- Use J-hook fences to concentrate sediment runoff in small areas. Instead of running a long stretch of fence around your entire perimeter, use J-fences to trap runoff and erosion in small areas to prevent spread throughout and beyond the site. This strategy also helps prevent sediment flow from going around the fence.
- You can trap sediment runoff and water flow in heavy rain storms by running a short fence along the top ends of a hill and placing the middle beneath the ends at the toe. This will be easier to clean up and restore since only heavy materials should flow over the top.
- Install fences before paved areas, conduits, and inlet basins. Paved areas can be difficult to treat and control if flooded by sediment runoff.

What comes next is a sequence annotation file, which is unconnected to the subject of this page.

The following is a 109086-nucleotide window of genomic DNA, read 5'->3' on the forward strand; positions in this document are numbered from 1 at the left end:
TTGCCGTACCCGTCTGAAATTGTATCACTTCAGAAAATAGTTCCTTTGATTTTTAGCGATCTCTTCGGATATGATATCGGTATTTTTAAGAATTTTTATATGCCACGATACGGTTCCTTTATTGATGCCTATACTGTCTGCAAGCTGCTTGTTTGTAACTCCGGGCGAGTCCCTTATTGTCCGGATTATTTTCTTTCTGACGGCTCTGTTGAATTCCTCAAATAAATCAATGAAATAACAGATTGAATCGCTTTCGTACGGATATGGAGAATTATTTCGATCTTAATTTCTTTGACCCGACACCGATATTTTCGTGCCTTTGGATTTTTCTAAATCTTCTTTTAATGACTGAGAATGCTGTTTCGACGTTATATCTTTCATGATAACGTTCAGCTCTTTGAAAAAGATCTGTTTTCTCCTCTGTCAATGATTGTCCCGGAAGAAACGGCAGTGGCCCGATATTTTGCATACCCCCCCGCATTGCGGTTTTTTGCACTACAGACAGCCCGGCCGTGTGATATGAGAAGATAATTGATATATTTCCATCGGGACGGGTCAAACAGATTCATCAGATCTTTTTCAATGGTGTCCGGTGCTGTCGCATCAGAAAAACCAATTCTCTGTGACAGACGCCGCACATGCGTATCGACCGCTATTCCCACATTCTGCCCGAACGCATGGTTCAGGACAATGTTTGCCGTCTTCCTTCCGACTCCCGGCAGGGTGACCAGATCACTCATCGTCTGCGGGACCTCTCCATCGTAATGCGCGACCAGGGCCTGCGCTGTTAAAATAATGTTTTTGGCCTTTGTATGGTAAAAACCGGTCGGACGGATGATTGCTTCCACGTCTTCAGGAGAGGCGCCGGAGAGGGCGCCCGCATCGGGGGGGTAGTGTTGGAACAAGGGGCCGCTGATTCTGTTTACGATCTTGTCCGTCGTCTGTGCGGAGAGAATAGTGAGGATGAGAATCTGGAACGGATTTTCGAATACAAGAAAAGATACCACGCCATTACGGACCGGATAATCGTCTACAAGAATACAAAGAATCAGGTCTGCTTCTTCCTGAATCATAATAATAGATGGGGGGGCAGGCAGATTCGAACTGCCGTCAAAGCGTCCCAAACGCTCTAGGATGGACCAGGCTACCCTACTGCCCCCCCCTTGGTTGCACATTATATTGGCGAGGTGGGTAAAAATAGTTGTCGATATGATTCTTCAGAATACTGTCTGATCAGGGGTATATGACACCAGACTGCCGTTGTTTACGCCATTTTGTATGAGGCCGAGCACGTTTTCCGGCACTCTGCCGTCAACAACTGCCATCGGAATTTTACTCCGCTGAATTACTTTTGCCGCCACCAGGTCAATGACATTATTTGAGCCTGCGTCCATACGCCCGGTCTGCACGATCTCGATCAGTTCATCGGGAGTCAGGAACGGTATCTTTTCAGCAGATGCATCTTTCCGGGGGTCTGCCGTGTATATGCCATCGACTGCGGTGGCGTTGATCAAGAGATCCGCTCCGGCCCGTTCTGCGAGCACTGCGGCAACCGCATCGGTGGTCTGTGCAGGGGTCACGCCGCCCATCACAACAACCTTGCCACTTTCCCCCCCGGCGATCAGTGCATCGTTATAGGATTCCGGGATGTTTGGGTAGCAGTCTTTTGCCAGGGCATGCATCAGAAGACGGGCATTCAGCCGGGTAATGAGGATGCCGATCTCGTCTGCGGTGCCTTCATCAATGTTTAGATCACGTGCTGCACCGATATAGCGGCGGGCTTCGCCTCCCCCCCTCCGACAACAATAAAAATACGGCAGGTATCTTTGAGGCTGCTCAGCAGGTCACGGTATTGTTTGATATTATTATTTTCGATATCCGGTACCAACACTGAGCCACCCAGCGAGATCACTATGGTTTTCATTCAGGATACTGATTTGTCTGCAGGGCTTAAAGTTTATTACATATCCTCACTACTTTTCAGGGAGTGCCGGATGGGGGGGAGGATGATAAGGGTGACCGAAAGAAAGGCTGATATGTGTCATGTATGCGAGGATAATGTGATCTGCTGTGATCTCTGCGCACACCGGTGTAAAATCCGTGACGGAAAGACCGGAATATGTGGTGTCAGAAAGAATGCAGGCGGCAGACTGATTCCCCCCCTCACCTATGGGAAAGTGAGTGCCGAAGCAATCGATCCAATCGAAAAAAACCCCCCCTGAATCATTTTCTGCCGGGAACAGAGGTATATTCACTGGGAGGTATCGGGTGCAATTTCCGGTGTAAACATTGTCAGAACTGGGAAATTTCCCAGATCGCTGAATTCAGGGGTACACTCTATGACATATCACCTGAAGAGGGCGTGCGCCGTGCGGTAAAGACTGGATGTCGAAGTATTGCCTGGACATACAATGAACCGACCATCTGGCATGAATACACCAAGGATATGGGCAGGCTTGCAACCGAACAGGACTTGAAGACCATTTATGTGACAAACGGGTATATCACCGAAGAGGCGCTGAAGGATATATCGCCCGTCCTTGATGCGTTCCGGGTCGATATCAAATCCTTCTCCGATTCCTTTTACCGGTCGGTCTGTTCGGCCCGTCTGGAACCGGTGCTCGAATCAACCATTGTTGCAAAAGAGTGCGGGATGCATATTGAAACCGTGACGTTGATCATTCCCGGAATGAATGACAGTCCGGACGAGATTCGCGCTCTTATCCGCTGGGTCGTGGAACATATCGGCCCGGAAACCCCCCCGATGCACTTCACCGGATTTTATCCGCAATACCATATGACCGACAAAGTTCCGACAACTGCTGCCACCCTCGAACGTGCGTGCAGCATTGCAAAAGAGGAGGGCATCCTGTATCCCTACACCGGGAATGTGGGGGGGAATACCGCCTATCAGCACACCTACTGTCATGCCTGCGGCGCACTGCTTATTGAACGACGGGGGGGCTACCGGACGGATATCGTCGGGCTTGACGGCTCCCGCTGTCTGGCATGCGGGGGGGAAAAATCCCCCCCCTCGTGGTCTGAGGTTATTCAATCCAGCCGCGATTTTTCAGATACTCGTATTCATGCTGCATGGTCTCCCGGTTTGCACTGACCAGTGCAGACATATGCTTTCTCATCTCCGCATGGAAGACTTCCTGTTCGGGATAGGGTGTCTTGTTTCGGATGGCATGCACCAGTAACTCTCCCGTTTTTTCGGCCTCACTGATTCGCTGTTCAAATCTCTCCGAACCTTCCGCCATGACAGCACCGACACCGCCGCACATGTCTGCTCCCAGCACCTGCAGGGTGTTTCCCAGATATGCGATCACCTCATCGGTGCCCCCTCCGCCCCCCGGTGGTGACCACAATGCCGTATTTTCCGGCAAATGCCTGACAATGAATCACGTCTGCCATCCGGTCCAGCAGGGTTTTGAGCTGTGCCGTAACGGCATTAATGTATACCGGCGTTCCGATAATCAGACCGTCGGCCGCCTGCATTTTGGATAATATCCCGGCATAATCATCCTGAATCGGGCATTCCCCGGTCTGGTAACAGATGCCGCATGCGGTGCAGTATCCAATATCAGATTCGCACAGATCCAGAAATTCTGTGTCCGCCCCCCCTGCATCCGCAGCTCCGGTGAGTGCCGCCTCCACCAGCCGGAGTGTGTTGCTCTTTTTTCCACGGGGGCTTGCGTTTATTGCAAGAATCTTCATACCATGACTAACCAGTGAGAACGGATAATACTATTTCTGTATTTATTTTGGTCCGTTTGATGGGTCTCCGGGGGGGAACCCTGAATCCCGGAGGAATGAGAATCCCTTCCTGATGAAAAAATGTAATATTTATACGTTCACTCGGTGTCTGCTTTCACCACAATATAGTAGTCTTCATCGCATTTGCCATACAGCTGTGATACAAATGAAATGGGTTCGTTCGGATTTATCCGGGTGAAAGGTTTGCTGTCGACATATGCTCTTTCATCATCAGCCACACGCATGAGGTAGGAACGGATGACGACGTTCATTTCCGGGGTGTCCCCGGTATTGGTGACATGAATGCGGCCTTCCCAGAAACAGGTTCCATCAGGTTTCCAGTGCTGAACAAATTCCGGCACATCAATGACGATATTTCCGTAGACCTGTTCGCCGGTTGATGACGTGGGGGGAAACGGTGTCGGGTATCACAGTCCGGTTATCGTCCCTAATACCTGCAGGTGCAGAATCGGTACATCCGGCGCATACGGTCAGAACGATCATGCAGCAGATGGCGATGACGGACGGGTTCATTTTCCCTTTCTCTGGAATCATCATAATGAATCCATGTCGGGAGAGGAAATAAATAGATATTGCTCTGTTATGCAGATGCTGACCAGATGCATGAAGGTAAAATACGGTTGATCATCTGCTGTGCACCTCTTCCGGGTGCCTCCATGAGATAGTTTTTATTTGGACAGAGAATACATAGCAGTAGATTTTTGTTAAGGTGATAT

- Direct heavy sediment flows to a sediment pond. Use silt fences to divert excessive stormwater runoff to a pond that can be easily stored during construction and stabilized afterward.
Using the right silt fence materials is important for adequately controlling sediment erosion and keeping your silt fence within budget. Generally, we recommend a heavy porous fabric that won’t rip and tear. Avoid any lightweight fabric that doesn’t stand up to heavy materials, including woven or mono-filament.
Next, use metal posts instead of wooden posts for proper stability and to save money on chainlinks and structural wiring. Metal posts are also easier to drive into the ground (up to 2’ feet) than wooden posts and tend to stand up to excessive water flows better without sagging or tipping.
Space metal posts about 6-7 feet in areas with light horizontal loads and 3-4 feet in areas where there is excessive risk of flooding over the top of the fence.